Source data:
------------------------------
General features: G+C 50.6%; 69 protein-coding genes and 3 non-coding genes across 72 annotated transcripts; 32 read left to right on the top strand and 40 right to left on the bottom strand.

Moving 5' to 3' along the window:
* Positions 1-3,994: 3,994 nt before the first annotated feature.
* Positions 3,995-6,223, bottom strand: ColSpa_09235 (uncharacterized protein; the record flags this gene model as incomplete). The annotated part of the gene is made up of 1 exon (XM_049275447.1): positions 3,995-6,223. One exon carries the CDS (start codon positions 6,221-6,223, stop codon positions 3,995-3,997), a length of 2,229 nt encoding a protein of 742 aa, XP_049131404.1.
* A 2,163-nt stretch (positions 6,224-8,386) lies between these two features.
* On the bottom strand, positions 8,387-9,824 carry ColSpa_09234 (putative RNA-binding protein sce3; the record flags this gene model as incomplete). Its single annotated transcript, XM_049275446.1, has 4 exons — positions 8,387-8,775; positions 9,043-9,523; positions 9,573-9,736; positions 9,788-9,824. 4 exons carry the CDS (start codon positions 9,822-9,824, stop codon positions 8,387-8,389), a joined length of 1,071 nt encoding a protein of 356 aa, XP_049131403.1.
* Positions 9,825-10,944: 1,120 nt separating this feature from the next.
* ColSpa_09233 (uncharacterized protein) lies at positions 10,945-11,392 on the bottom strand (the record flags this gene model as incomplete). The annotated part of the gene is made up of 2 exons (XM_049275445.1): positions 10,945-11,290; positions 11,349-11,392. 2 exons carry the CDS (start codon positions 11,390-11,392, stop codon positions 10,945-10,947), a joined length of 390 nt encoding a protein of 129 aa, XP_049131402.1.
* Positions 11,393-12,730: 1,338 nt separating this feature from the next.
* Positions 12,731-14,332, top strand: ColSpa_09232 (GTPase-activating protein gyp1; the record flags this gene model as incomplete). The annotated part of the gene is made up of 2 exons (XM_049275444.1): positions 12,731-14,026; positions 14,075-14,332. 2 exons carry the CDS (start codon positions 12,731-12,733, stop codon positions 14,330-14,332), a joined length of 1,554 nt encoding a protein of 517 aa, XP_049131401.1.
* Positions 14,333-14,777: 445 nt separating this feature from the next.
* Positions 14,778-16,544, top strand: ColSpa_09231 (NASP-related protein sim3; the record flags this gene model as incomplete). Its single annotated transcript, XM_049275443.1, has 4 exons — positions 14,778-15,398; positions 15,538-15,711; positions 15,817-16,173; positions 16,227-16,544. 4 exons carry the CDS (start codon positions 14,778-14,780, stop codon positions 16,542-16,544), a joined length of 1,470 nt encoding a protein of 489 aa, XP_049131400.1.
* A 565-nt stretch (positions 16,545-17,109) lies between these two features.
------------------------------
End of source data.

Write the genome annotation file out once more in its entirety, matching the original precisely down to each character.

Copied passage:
General features: G+C 50.6%; 69 protein-coding genes and 3 non-coding genes across 72 annotated transcripts; 32 read left to right on the top strand and 40 right to left on the bottom strand.

Moving 5' to 3' along the window:
* Positions 1-3,994: 3,994 nt before the first annotated feature.
* Positions 3,995-6,223, bottom strand: ColSpa_09235 (uncharacterized protein; the record flags this gene model as incomplete). The annotated part of the gene is made up of 1 exon (XM_049275447.1): positions 3,995-6,223. One exon carries the CDS (start codon positions 6,221-6,223, stop codon positions 3,995-3,997), a length of 2,229 nt encoding a protein of 742 aa, XP_049131404.1.
* A 2,163-nt stretch (positions 6,224-8,386) lies between these two features.
* On the bottom strand, positions 8,387-9,824 carry ColSpa_09234 (putative RNA-binding protein sce3; the record flags this gene model as incomplete). Its single annotated transcript, XM_049275446.1, has 4 exons — positions 8,387-8,775; positions 9,043-9,523; positions 9,573-9,736; positions 9,788-9,824. 4 exons carry the CDS (start codon positions 9,822-9,824, stop codon positions 8,387-8,389), a joined length of 1,071 nt encoding a protein of 356 aa, XP_049131403.1.
* Positions 9,825-10,944: 1,120 nt separating this feature from the next.
* ColSpa_09233 (uncharacterized protein) lies at positions 10,945-11,392 on the bottom strand (the record flags this gene model as incomplete). The annotated part of the gene is made up of 2 exons (XM_049275445.1): positions 10,945-11,290; positions 11,349-11,392. 2 exons carry the CDS (start codon positions 11,390-11,392, stop codon positions 10,945-10,947), a joined length of 390 nt encoding a protein of 129 aa, XP_049131402.1.
* Positions 11,393-12,730: 1,338 nt separating this feature from the next.
* Positions 12,731-14,332, top strand: ColSpa_09232 (GTPase-activating protein gyp1; the record flags this gene model as incomplete). The annotated part of the gene is made up of 2 exons (XM_049275444.1): positions 12,731-14,026; positions 14,075-14,332. 2 exons carry the CDS (start codon positions 12,731-12,733, stop codon positions 14,330-14,332), a joined length of 1,554 nt encoding a protein of 517 aa, XP_049131401.1.
* Positions 14,333-14,777: 445 nt separating this feature from the next.
* Positions 14,778-16,544, top strand: ColSpa_09231 (NASP-related protein sim3; the record flags this gene model as incomplete). Its single annotated transcript, XM_049275443.1, has 4 exons — positions 14,778-15,398; positions 15,538-15,711; positions 15,817-16,173; positions 16,227-16,544. 4 exons carry the CDS (start codon positions 14,778-14,780, stop codon positions 16,542-16,544), a joined length of 1,470 nt encoding a protein of 489 aa, XP_049131400.1.
* A 565-nt stretch (positions 16,545-17,109) lies between these two features.